Russia’s Foreign Affairs Ministry has reaffirmed in stark terms the Soviet thesis on the events of 1940 and their consequences regarding the Baltic states. In a statement issued on March 27-28 and directed at Lithuania, but applicable in every detail to the three Baltic states, Deputy Foreign Affairs Minister Ivan Sergeev declared that “the Soviet troops entered Lithuania in 1940 by agreement with that state’s leadership, in accordance with the international law of the time,” that the country was “duly admitted into the USSR after Lithuania’s highest representative body had applied to the USSR Supreme Soviet” and that “state power during the Soviet period in Lithuania was being exercised by national authorities. Consequently, there is no justification for claiming that Lithuania’s move to join the Soviet Union was a result of unilateral actions by the latter. Assertions about Soviet ‘annexation’ or ‘occupation’ ignore the political, historic and legal realities.”
Inasmuch as the three Baltic states were invaded simultaneously, and incorporated collectively and according to identical procedures, the Russian Foreign Affairs Ministry’s statement covers the three of them. The same statement named Estonia, Latvia and Lithuania as “laying claims” to the pre-1940 embassy buildings of those states in Paris and Rome. “After the three states joined the USSR,” the statement went on, those buildings housed Soviet and now Russian diplomatic missions (Itar-Tass, March 27-28).
The Soviet thesis about the Baltic states having “joined” the Soviet Union “voluntarily” and “legally” made its reappearance in Russian government statements during Yevgeny Primakov’s tenure as foreign affairs minister and prime minister. With Vladimir Putin’s ascent to the prime ministership and then the presidency, the Russian government grew more outspoken in resurrecting the old view. That dynamic was in evidence well before the Lithuanian parliament’s June 2000 vote to appoint a commission for assessing the damages of the occupation period and to initiate negotiations with Russia about compensation.
Moscow’s latest defense of the occupation is timed to Lithuanian President Valdas Adamkus’ March 29-31 official visit to Russia. If intended to rebut compensation claims, the statement would have been wholly unnecessary. The Lithuanian side had made clear in advance of the visit that it was not going to raise the compensation issue. In mid-March, Lithuania’s Foreign Affairs Minister Antanas Valionis had suggested that consideration of the matter be delayed until the Russian-Lithuanian intergovernmental cooperation commission holds a meeting, which is tentatively envisioned for the autumn. Valionis’ Russian counterpart as co-chairman of that commission, Transport Minister Sergei Frank, rejected any discussion of the issue; and the Lithuanian side let the matter rest in order to remove any possible irritant in advance of Adamkus’ visit.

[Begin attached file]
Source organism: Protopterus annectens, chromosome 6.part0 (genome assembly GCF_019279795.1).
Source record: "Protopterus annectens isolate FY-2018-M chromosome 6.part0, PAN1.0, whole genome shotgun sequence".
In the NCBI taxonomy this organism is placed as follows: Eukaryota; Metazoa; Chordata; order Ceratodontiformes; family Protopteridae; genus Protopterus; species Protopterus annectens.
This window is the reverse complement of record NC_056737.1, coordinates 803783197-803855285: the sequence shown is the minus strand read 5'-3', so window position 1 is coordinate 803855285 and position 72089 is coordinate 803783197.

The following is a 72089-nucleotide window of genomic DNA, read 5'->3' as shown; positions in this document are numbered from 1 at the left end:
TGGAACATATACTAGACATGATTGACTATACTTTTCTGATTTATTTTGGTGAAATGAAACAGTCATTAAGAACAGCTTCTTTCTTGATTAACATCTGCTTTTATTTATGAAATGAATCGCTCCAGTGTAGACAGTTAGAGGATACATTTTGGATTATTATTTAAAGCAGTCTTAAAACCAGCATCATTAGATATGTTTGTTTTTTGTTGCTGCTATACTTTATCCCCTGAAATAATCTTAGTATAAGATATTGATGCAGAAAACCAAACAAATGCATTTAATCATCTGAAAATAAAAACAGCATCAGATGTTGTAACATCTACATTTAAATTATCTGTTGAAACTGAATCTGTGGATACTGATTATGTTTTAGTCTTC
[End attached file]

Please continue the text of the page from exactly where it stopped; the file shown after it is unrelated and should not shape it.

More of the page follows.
The Lithuanian government and parliament attach top priority to improving relations with Russia and therefore approach the compensation issue with the maximum possible flexibility. Their leeway is constrained by two legally valid acts: the 1992 national referendum–which stipulates Lithuania’s right to seek compensation for occupation-era damages–and the June 2000 legislation, which is binding on the successor parliament and governments. Both branches appear, however, to seek ways around the problem–for example, by deferring negotiations and relegating any discussion of the issue to lower-level forums. The recently elected parliament’s chairman, Arturas Paulauskas, announced last week that the legislation “might be revised in ways acceptable to both Russia and Lithuania.”
The issue of the embassy buildings is distinct from the general issue of compensation. The three Baltic states seek restitution by Russia of the buildings or their value. Moscow agrees in principle to discuss that issue, but wants certain demands met prior to a negotiated setttlement. In essence, the demands involve large housing premises and building grounds in the three Baltic capitals at little or no rent for expanded Russian missions there.
In advance of Adamkus’ visit, Moscow publicly chided Lithuania for its unwillingness to enter into special arrangements with Russia on military transit. Russian government officials under cover of anonymity told Moscow media that “Lithuania, without any reason, is taking a nonconstructive position on [Russian] transit to the Kaliningrad Region, primarily the transit of troops. Lithuania is showing the same stubbornness on matters related to the security architecture of Europe.”
For his part, Russian ambassador Yury Zubakov warned in Vilnius that the Baltic states’ accession to NATO would “produce mistrust and inevitable destabilization in the Baltic region.” In an interview with local media, Zubakov recalled “other ways” that Moscow has suggested for guaranteeing the Baltic states’ security. He appeared to be referring to Moscow’s proposal for “cross-guarantees” to be extended to the Baltic states by Russia and NATO under some kind of regional security pact.
That proposal has, however, proved a nonstarter both in the Baltic states and in the West since first issued by Moscow three years ago. Primakov is one of the originators of that proposal. Zubakov is a former senior aide to Primakov and, like him, a high-ranking former KGB officer (BNS, ELTA, LETA, March 22, 27-28; Izvestiya, March 24; Itar-Tass, RIA, March 27-28; see the Monitor, June 13, 16, 19, 27, October 4, 2000, January 8, March 22; The Fortnight in Review, October 6, 2000, January 19, March 30).
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